Morning my loves! Today I’ve got a few posts for you! First up, is an extract on the blog tour of The Girl Without a Name by Suzanne Goldring…..I can’t wait to read this!
book blurb & info
September 1940. As the bombs of the Blitz fall on London, Ruby and Stevie are falling in love. United by a shocking experience when they were evacuees, Ruby believes that she understands Stevie like nobody else can. But then Stevie is sent abroad into danger and as Ruby waits, desperately, for letters with foreign stamps that never come, she begins to fear that he is lost forever.
August 2004. Billie has rushed to her father Dick’s hospital bedside. A terrible stroke has robbed him of his speech, and he is a shell of the man he was before. But when Billie finds a crumpled black and white photo in his wallet of a smiling, dark-haired girl she doesn’t recognise, Dick frantically tries to talk. Billie knows that he is trying to tell her something important, and she must ask the questions her father cannot. All she has to go on is the name he is just able to mumble. Ruby.
Billie tracks down Ruby’s aunt, her only surviving relative, and learns that Ruby’s life contained great love, but also great tragedy. Billie is determined to find out what happened to this brave woman, last seen leaving her home for a secret weekend away. Why did nobody miss her? And how is she connected to Billie’s beloved father? Can Billie lay the ghosts of the past to rest, even if it means revealing the darkest secrets of her father’s life and breaking her own heart?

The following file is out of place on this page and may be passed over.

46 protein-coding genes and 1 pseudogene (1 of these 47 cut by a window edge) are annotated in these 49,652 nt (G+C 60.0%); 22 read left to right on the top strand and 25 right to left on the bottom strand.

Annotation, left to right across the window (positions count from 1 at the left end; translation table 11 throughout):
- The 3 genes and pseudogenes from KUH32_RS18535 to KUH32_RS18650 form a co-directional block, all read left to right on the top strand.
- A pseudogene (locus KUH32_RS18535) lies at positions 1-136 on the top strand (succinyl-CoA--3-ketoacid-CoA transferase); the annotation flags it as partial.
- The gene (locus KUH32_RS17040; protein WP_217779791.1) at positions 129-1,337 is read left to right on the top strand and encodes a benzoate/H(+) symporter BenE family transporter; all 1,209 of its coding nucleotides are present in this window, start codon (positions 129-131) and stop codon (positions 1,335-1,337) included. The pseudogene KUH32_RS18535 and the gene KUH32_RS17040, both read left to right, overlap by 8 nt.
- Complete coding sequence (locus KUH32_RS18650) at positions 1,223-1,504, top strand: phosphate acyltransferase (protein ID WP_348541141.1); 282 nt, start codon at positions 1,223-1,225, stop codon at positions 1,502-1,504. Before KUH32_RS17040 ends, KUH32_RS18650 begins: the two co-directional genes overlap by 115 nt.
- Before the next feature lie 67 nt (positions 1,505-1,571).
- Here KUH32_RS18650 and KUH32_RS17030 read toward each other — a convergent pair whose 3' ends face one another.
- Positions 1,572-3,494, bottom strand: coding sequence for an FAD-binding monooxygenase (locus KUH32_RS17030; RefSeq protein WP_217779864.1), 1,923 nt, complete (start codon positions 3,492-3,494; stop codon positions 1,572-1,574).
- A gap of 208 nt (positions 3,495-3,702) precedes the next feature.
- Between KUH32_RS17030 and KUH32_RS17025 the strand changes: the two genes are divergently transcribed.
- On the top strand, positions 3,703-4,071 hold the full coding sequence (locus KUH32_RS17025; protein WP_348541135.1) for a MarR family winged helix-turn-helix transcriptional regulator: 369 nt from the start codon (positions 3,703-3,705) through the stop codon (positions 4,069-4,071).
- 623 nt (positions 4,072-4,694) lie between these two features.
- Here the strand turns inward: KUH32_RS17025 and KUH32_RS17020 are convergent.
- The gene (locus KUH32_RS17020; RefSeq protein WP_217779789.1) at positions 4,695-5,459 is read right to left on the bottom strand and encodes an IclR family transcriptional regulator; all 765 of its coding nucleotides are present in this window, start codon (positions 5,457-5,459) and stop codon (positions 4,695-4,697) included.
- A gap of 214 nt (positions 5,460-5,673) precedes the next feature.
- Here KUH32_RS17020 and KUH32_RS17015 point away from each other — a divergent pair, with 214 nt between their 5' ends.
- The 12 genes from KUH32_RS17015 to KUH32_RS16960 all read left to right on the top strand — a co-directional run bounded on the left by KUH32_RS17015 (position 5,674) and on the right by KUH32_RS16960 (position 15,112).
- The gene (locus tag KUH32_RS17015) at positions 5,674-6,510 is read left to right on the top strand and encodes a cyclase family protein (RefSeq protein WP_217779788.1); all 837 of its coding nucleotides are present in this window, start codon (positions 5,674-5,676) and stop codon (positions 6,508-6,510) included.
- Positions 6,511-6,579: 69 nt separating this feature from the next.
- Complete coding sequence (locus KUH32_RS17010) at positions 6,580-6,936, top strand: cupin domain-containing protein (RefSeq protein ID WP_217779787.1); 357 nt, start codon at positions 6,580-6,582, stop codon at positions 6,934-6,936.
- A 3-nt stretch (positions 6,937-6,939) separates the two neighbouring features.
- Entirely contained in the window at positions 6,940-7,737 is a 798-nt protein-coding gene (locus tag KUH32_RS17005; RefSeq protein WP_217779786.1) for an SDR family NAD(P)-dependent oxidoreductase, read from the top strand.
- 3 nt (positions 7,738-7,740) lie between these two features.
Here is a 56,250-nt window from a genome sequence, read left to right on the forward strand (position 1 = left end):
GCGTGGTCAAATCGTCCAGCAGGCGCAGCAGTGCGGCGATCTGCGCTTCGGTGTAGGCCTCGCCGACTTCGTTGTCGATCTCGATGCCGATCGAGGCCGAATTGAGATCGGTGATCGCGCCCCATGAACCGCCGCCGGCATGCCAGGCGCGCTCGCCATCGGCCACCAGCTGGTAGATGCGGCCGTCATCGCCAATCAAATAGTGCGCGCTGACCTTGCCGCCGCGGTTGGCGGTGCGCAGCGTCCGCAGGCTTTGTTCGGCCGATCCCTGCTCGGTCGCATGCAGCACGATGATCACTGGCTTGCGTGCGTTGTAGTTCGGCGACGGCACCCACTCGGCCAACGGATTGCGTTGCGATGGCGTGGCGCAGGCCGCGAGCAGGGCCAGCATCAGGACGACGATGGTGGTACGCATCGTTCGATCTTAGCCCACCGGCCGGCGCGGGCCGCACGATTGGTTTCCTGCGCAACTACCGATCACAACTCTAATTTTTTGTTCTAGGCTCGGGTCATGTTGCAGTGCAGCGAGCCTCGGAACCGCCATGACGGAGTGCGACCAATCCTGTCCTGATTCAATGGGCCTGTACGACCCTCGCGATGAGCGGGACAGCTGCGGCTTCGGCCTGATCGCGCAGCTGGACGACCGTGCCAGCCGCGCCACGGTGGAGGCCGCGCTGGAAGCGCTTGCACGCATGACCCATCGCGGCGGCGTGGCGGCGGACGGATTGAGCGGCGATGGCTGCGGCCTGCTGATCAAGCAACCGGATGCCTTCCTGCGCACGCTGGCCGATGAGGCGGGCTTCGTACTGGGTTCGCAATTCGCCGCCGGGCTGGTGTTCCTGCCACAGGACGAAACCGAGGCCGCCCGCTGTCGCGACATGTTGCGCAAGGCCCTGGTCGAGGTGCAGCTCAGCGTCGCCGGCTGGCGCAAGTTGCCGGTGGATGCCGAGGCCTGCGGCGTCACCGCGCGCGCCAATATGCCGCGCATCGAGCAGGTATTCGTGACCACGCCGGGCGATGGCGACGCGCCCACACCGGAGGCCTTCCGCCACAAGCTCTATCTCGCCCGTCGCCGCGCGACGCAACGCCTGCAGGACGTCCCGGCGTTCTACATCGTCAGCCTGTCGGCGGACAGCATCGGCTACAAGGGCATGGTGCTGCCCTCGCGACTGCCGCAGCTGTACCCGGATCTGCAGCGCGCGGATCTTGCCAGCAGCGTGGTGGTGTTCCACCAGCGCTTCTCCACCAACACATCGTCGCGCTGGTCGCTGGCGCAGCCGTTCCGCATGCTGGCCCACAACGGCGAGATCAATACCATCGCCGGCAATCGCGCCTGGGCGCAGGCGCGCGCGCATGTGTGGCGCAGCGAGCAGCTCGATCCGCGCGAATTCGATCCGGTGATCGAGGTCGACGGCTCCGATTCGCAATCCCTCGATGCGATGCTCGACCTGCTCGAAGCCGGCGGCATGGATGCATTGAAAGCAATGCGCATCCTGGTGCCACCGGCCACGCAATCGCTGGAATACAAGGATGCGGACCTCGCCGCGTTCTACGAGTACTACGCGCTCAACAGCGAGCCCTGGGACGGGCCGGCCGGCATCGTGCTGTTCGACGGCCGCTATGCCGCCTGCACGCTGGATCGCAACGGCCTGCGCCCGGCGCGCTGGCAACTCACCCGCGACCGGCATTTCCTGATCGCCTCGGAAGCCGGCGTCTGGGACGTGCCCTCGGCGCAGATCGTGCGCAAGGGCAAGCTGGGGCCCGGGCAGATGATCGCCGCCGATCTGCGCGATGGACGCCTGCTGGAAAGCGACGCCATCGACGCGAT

A completely compelling and heartbreaking read, this is the story of the courage of a young woman in wartime and another woman’s quest to right the injustices of history. Fans of The Letter and The Nightingale will be hooked on The Girl Without a Name.
Published by: Bookouture on 5th November 2020
Formats Available: Paperback, Audiobook & eBook
Purchase Links: Amazon UK ~ Amazon US ~ Apple ~ Kobo ~ Google
16 August 2004